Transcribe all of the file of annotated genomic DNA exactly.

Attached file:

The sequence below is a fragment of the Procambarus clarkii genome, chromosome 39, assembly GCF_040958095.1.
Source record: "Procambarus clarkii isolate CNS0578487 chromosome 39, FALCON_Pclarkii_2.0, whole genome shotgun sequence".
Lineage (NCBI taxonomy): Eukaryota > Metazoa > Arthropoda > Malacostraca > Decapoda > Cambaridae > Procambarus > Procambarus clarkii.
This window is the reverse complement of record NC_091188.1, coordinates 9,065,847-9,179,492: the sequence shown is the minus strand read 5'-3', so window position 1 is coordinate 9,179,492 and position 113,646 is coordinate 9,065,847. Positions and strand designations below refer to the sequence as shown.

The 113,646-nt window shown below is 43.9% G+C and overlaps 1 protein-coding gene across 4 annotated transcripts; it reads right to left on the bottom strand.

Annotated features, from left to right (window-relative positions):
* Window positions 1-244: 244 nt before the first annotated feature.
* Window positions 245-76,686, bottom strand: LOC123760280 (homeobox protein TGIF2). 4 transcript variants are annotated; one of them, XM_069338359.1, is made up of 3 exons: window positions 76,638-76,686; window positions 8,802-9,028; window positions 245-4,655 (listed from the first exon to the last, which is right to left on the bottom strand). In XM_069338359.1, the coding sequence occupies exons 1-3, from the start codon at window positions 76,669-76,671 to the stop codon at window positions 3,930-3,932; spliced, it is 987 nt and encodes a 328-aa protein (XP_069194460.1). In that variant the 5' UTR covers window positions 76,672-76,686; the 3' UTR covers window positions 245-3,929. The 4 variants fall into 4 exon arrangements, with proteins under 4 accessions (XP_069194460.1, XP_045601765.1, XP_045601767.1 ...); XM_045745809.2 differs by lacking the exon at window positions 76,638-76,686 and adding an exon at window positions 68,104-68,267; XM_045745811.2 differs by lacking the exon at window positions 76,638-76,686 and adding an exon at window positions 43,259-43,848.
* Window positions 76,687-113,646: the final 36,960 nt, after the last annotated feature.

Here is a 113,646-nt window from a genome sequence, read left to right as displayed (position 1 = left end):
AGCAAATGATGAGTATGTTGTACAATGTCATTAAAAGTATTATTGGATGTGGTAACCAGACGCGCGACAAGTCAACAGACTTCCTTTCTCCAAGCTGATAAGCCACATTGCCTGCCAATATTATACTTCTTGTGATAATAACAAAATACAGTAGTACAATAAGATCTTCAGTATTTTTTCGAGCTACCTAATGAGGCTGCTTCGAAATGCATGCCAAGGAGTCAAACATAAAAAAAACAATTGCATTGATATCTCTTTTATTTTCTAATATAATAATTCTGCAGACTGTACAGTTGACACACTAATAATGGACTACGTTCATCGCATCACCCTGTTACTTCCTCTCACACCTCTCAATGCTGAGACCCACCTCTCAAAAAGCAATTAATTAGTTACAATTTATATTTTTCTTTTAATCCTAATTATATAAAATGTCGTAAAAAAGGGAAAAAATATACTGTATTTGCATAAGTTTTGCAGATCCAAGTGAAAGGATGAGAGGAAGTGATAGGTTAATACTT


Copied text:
The sequence below is a fragment of the Procambarus clarkii genome, chromosome 39, assembly GCF_040958095.1.
Source record: "Procambarus clarkii isolate CNS0578487 chromosome 39, FALCON_Pclarkii_2.0, whole genome shotgun sequence".
Lineage (NCBI taxonomy): Eukaryota > Metazoa > Arthropoda > Malacostraca > Decapoda > Cambaridae > Procambarus > Procambarus clarkii.
This window is the reverse complement of record NC_091188.1, coordinates 9,065,847-9,179,492: the sequence shown is the minus strand read 5'-3', so window position 1 is coordinate 9,179,492 and position 113,646 is coordinate 9,065,847. Positions and strand designations below refer to the sequence as shown.

The 113,646-nt window shown below is 43.9% G+C and overlaps 1 protein-coding gene across 4 annotated transcripts; it reads right to left on the bottom strand.

Annotated features, from left to right (window-relative positions):
* Window positions 1-244: 244 nt before the first annotated feature.
* Window positions 245-76,686, bottom strand: LOC123760280 (homeobox protein TGIF2). 4 transcript variants are annotated; one of them, XM_069338359.1, is made up of 3 exons: window positions 76,638-76,686; window positions 8,802-9,028; window positions 245-4,655 (listed from the first exon to the last, which is right to left on the bottom strand). In XM_069338359.1, the coding sequence occupies exons 1-3, from the start codon at window positions 76,669-76,671 to the stop codon at window positions 3,930-3,932; spliced, it is 987 nt and encodes a 328-aa protein (XP_069194460.1). In that variant the 5' UTR covers window positions 76,672-76,686; the 3' UTR covers window positions 245-3,929. The 4 variants fall into 4 exon arrangements, with proteins under 4 accessions (XP_069194460.1, XP_045601765.1, XP_045601767.1 ...); XM_045745809.2 differs by lacking the exon at window positions 76,638-76,686 and adding an exon at window positions 68,104-68,267; XM_045745811.2 differs by lacking the exon at window positions 76,638-76,686 and adding an exon at window positions 43,259-43,848.
* Window positions 76,687-113,646: the final 36,960 nt, after the last annotated feature.

Here is a 113,646-nt window from a genome sequence, read left to right as displayed (position 1 = left end):
AGCAAATGATGAGTATGTTGTACAATGTCATTAAAAGTATTATTGGATGTGGTAACCAGACGCGCGACAAGTCAACAGACTTCCTTTCTCCAAGCTGATAAGCCACATTGCCTGCCAATATTATACTTCTTGTGATAATAACAAAATACAGTAGTACAATAAGATCTTCAGTATTTTTTCGAGCTACCTAATGAGGCTGCTTCGAAATGCATGCCAAGGAGTCAAACATAAAAAAAACAATTGCATTGATATCTCTTTTATTTTCTAATATAATAATTCTGCAGACTGTACAGTTGACACACTAATAATGGACTACGTTCATCGCATCACCCTGTTACTTCCTCTCACACCTCTCAATGCTGAGACCCACCTCTCAAAAAGCAATTAATTAGTTACAATTTATATTTTTCTTTTAATCCTAATTATATAAAATGTCGTAAAAAAGGGAAAAAATATACTGTATTTGCATAAGTTTTGCAGATCCAAGTGAAAGGATGAGAGGAAGTGATAGGTTAATACTT